Skin Care Scientist and Cosmetic Product Claim Specialist
In this month’s column we take a look at possible opportunities for fine fragrances. The scent of Spring is in the air
Following on from last month’s hyperbolic column, I thought I would explore this a bit further and take a look at fine fragrances. While most of us who work with claims compliance are mostly caught up with skin care, hair care, toiletries, etc., fine fragrance claims don’t often appear high on the radar. As a consumer of fine fragrances, I am always conscious of “notes” and how they impact the human psyche, and not just my skin. To be honest I rarely look at the advertising since I never understand what the brand is trying to “say”! As scientists we are of course very conscious of the safety of fragrance ingredients, and the IFRA requirements are clear, but despite “hyperbole”, and circumspect consumers (maybe that definition needs changing?), what about the “effects” of fragrance under EC Article 20: In the labelling, making available on the market and advertising of cosmetic products, text, names, trade marks, pictures and figurative or other signs shall not be used to imply that these products have characteristics or functions which they do not have?
For example: Chanel No.5 is a Floral Aldehyde fragrance for women. Launched in 1921, the “nose” behind this creation is Ernest Beaux. Top notes are aldehydes, ylang-ylang, neroli, bergamot and lemon. The middle notes are iris, jasmine, rose, orris root and lily-ofthe-valley. Base notes are civet, sandalwood, musk, amber, moss, vetiver, vanilla and patchouli. The current advertising however bears no resemblance to the “ingredients”. While the advert in question is fairly innocuous, it tells the consumer nothing about the “actual” fragrance. “Reaching for the moon” is one thing, yet would it not be nicer, more interesting and within the definition of Article 20 to have an advert that highlighted the fragrance’s wonderful notes? The advertisers could still use almost any socialite to “advertise”?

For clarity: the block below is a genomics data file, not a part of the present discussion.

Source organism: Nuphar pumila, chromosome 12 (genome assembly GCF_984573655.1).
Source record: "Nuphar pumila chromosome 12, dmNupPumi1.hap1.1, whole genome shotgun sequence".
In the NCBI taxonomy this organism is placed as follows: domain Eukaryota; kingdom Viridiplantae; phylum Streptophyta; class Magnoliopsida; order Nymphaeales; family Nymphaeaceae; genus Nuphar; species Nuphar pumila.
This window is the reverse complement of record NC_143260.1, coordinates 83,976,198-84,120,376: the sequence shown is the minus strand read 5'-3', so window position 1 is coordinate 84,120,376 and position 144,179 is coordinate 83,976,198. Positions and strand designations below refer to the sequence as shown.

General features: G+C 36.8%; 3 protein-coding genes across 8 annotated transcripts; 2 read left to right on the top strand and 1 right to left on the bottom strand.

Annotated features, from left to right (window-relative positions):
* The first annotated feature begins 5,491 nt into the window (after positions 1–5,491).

In another example, this time by Dior, is the fragrance “Sauvage by Dior” – an Aromatic Fougere fragrance for men. Sauvage was launched in 2015 and the “nose” behind this fragrance is Francois Demachy. Top notes are Calabrian bergamot and Pepper. The middle notes are Sichuan Pepper, Lavender, Pink Pepper, Vetiver, Patchouli, Geranium and elemi. Base notes are Ambroxan, Cedar and Labdanum. It is claimed that this fragrance is “inspired by wild, open spaces; blue sky that covers rocky landscapes, hot under the desert sun”. Yet we were treated to a hot sweaty Jonny Depp digging his own grave in the desert, no doubt smelling like the wild wolves next to him … Should the advert instead have been created based on the notes the fragrance contains, and the responses from a consumer use study? The actual advert also caused a stir in the press for Native appropriation. If the advert had focused on the fragrance (even with Jonny Depp and his guitar and shovel), the advert may have been more successful?
There are some examples of fragrance advertising that do actu- ally fit with the requirements of Article 20. One example is the white flowers fragrance Dolce by Dolce & Gabbana launched in 2014. The claim is that Dolce represents an “emotional and sensual journey through Sicily” (hence the Sicilian model). It is described as a soft and feminine scent of white flowers. “Freshness of neroli leaf together with papaya flower open the composition making an introduction to the heart that dominates with white amaryllis, narcissus and white water lily”. The base is soft with cashmere and musk. Created by Jean-Marc Chaillan and Laurent Le Guernec, the top notes are Apple, Neroli, Papaya flower and Peach; middle notes are Water Lily, Narcissus and Amaryllis; base notes are Musk, Cashmere Wood and Sandalwood. The advertising reflects the composition of the fragrance (white flowers) as well as the Sicilian inspiration of its creators. Simple and effective, yet a very elegant advert.